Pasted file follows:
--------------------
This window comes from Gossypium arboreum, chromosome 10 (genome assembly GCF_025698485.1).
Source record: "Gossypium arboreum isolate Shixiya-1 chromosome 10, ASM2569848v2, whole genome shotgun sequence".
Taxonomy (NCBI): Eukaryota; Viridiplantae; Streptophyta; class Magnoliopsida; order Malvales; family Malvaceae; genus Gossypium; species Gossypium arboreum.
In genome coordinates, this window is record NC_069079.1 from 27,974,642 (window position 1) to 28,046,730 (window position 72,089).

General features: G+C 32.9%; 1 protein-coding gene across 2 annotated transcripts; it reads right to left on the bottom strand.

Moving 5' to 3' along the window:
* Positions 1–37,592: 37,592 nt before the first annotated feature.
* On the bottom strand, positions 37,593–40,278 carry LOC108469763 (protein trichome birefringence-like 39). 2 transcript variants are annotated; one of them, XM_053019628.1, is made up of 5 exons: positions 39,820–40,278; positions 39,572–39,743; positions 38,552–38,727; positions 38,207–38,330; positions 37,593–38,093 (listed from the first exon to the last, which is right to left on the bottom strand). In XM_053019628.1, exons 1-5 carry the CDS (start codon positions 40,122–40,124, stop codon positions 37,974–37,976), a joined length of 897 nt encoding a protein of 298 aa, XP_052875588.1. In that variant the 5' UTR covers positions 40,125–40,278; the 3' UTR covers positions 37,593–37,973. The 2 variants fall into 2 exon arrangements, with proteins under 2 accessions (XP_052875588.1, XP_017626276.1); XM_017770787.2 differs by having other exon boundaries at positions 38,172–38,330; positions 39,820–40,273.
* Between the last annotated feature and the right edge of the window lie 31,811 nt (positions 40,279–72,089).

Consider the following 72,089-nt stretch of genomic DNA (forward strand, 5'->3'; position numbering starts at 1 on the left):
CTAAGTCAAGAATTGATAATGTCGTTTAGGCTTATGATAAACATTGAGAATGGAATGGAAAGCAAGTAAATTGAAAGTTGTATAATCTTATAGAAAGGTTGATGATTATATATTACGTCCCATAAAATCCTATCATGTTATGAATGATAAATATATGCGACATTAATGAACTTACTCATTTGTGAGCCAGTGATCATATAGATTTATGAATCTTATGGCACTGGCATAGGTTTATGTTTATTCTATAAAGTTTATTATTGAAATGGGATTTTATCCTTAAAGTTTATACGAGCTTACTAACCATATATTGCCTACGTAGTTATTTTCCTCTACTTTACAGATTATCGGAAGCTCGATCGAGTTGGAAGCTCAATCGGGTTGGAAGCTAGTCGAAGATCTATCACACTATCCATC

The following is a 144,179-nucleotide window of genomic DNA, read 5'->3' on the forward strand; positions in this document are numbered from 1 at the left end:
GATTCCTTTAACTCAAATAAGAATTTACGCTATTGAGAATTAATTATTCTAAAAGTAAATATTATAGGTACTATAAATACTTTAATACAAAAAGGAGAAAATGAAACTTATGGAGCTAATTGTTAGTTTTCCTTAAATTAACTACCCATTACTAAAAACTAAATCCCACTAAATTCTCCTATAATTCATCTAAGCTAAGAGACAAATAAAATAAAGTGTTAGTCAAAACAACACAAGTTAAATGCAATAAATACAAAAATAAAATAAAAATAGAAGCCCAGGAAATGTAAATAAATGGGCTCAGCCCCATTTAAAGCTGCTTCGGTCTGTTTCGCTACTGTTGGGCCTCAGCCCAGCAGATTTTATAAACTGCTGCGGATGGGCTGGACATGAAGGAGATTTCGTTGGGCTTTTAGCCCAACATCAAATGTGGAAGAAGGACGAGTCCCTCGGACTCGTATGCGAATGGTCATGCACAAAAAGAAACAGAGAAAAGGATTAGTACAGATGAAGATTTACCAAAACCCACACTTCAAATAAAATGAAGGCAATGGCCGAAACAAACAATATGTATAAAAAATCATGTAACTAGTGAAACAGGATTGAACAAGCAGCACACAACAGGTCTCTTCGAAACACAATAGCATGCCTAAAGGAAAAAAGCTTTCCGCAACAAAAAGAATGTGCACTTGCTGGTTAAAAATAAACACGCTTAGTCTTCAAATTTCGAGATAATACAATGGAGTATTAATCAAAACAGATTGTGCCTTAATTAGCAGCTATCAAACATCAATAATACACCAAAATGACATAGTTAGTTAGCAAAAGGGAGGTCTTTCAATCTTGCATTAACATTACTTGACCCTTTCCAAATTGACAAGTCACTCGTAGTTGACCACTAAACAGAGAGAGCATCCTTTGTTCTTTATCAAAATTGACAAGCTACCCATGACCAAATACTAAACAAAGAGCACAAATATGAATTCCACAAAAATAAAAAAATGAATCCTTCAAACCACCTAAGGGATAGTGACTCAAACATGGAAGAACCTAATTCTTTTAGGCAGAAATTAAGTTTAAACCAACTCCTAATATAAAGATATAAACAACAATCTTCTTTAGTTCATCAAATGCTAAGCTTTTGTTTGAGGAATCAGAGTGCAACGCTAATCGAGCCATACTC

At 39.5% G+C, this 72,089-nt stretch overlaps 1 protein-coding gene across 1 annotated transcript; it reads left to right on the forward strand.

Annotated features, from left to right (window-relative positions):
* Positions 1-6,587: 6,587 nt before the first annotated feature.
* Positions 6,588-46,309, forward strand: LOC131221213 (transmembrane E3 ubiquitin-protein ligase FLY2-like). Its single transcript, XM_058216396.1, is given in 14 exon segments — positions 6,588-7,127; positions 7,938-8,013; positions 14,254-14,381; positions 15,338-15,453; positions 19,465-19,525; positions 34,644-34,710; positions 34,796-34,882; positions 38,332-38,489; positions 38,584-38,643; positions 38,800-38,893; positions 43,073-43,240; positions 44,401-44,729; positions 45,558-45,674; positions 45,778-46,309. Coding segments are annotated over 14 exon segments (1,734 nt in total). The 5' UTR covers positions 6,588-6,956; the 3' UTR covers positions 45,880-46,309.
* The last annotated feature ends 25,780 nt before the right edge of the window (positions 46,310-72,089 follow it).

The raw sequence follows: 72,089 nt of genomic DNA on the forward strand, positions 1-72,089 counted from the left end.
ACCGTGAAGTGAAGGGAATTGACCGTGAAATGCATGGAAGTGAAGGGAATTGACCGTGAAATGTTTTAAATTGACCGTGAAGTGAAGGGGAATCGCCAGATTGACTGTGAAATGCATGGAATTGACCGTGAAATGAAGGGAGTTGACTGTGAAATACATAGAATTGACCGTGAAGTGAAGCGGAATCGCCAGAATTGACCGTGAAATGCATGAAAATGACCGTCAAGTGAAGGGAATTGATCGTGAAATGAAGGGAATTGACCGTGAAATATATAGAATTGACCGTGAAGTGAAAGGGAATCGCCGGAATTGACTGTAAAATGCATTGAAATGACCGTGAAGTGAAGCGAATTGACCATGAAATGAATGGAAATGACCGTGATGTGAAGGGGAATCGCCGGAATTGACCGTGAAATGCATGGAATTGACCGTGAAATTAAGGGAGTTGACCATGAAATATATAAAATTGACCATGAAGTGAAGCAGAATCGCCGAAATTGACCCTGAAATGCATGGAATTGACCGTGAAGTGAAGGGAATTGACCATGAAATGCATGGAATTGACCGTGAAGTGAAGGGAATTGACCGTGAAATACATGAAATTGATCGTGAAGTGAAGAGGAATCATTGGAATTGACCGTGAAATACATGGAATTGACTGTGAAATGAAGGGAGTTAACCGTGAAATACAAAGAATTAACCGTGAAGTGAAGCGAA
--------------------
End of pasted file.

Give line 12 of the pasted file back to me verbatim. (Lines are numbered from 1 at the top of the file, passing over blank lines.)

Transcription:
The following is a 144,179-nucleotide window of genomic DNA, read 5'->3' on the forward strand; positions in this document are numbered from 1 at the left end: